*first and foremost, the actual pronounciation of Riedel (somewhere between 'riddle' and 'REE-dle' but definitely not the more-commonly-heard 're-DELL')

*the 11 generations of Riedel glassmaking, and their pretty involved process in developing glasses specific to not only grape varietals but also specific regions (in our session alone, we used a Burgundy and a Bordeaux glass, though in a pinch it could double over for Pinot Noir and Cabernet/Merlot, respectively.) Their longstanding expertise in this craft actually led them to be approached to make spirit- specific glasses as well.

*and most importantly, how even minor adjustments in the glass' size, roundness, taper and finish affects the final sensation and perception of the wine - running the gamut from how the wine flows through your tongue's different taste zones to how aromas and alcohol is concentrated and diluted.
Wine Observing
To showcase the final point, Mr. Riedel had us taste the same wines in assorted glasses and I was surprised by how dramatically different the wine smells and tastes just by swapping the glass. The one that struck the biggest chord with me was how a wonderfully fragrant Cabernet (and this is for a varietal that's not one of my faves!) in the Bordeaux glass wound up smelling one-dimensional and tasting puckery tannic when drank from the Chardonnay glass.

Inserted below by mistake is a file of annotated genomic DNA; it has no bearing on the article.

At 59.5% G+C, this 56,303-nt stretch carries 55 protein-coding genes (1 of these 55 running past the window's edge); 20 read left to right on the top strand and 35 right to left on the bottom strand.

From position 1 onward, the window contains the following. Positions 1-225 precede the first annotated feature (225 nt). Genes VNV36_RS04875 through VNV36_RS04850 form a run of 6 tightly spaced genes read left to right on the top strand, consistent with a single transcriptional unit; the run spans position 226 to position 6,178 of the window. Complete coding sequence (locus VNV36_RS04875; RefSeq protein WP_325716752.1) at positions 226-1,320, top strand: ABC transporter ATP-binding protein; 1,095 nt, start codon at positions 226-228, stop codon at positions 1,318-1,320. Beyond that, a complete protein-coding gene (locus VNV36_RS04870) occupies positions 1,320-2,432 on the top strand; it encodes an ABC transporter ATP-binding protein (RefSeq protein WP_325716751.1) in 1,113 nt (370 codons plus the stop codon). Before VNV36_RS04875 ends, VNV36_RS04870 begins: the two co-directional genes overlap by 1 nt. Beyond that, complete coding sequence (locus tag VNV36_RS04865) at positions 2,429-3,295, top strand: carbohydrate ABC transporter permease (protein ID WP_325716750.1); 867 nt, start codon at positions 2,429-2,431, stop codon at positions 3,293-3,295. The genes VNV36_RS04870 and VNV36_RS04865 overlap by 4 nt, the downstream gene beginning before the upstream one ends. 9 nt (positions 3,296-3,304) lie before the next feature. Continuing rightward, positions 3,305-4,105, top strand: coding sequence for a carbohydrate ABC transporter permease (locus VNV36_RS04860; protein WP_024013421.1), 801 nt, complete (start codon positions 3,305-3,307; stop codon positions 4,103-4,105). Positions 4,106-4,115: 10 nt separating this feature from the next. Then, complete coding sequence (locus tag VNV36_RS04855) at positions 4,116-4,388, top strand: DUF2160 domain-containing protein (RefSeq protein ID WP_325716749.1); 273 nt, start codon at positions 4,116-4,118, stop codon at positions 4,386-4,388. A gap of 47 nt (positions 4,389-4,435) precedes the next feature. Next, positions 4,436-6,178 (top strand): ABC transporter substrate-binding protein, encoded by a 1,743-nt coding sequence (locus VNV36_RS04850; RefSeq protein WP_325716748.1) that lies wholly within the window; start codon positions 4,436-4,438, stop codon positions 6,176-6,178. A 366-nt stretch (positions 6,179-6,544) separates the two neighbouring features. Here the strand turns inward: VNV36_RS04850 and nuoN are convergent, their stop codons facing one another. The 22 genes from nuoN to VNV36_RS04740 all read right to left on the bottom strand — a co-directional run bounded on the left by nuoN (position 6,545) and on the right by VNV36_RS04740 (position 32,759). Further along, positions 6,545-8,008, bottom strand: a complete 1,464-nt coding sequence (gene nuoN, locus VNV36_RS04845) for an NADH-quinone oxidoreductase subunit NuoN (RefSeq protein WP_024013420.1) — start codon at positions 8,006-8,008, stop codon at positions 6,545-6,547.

Asides from proving his point that glass sizes made a difference, Max Riedel also demonstrated two of his elegant but functional decanters (and it's his belief that all wines, including whites and even sparkling, benefit from decantation prior to serving) and then took audience questions in regards to proper usage and maintenance of wine glassware.
Bags and Boxes